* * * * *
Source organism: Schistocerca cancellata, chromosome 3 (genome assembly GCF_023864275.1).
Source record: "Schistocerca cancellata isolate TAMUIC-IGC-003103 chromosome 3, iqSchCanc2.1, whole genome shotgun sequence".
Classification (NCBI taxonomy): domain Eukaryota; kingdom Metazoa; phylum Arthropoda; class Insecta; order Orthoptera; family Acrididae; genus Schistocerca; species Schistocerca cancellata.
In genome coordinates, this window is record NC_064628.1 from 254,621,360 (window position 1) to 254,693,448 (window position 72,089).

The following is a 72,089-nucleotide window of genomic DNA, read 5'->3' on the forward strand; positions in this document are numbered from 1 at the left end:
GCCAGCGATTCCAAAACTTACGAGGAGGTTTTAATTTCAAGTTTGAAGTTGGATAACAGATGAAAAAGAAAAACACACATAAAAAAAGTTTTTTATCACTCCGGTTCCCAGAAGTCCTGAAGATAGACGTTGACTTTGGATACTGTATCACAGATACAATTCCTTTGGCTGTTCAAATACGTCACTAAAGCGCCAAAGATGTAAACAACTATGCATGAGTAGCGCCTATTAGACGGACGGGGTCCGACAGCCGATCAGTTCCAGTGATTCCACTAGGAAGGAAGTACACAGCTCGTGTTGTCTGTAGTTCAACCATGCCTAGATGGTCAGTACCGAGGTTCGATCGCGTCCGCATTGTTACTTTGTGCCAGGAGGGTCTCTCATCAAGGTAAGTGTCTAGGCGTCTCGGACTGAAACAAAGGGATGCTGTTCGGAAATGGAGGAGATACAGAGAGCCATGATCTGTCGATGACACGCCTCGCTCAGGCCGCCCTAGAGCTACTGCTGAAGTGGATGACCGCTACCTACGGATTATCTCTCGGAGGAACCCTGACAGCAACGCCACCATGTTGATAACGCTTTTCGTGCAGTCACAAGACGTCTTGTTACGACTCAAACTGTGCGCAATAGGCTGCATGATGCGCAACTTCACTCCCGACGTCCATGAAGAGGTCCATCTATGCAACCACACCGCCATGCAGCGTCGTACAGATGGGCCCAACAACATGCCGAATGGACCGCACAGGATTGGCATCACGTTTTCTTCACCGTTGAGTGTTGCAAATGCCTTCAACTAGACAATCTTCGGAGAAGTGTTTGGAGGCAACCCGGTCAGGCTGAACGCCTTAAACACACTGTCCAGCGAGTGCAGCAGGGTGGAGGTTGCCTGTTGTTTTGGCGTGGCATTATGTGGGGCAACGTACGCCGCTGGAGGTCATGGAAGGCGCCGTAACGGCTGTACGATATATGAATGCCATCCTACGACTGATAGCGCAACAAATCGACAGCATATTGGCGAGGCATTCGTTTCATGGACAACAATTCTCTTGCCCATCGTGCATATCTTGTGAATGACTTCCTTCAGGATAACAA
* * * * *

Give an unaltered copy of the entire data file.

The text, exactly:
Source organism: Schistocerca cancellata, chromosome 3 (genome assembly GCF_023864275.1).
Source record: "Schistocerca cancellata isolate TAMUIC-IGC-003103 chromosome 3, iqSchCanc2.1, whole genome shotgun sequence".
Classification (NCBI taxonomy): domain Eukaryota; kingdom Metazoa; phylum Arthropoda; class Insecta; order Orthoptera; family Acrididae; genus Schistocerca; species Schistocerca cancellata.
In genome coordinates, this window is record NC_064628.1 from 254,621,360 (window position 1) to 254,693,448 (window position 72,089).

The following is a 72,089-nucleotide window of genomic DNA, read 5'->3' on the forward strand; positions in this document are numbered from 1 at the left end:
GCCAGCGATTCCAAAACTTACGAGGAGGTTTTAATTTCAAGTTTGAAGTTGGATAACAGATGAAAAAGAAAAACACACATAAAAAAAGTTTTTTATCACTCCGGTTCCCAGAAGTCCTGAAGATAGACGTTGACTTTGGATACTGTATCACAGATACAATTCCTTTGGCTGTTCAAATACGTCACTAAAGCGCCAAAGATGTAAACAACTATGCATGAGTAGCGCCTATTAGACGGACGGGGTCCGACAGCCGATCAGTTCCAGTGATTCCACTAGGAAGGAAGTACACAGCTCGTGTTGTCTGTAGTTCAACCATGCCTAGATGGTCAGTACCGAGGTTCGATCGCGTCCGCATTGTTACTTTGTGCCAGGAGGGTCTCTCATCAAGGTAAGTGTCTAGGCGTCTCGGACTGAAACAAAGGGATGCTGTTCGGAAATGGAGGAGATACAGAGAGCCATGATCTGTCGATGACACGCCTCGCTCAGGCCGCCCTAGAGCTACTGCTGAAGTGGATGACCGCTACCTACGGATTATCTCTCGGAGGAACCCTGACAGCAACGCCACCATGTTGATAACGCTTTTCGTGCAGTCACAAGACGTCTTGTTACGACTCAAACTGTGCGCAATAGGCTGCATGATGCGCAACTTCACTCCCGACGTCCATGAAGAGGTCCATCTATGCAACCACACCGCCATGCAGCGTCGTACAGATGGGCCCAACAACATGCCGAATGGACCGCACAGGATTGGCATCACGTTTTCTTCACCGTTGAGTGTTGCAAATGCCTTCAACTAGACAATCTTCGGAGAAGTGTTTGGAGGCAACCCGGTCAGGCTGAACGCCTTAAACACACTGTCCAGCGAGTGCAGCAGGGTGGAGGTTGCCTGTTGTTTTGGCGTGGCATTATGTGGGGCAACGTACGCCGCTGGAGGTCATGGAAGGCGCCGTAACGGCTGTACGATATATGAATGCCATCCTACGACTGATAGCGCAACAAATCGACAGCATATTGGCGAGGCATTCGTTTCATGGACAACAATTCTCTTGCCCATCGTGCATATCTTGTGAATGACTTCCTTCAGGATAACAA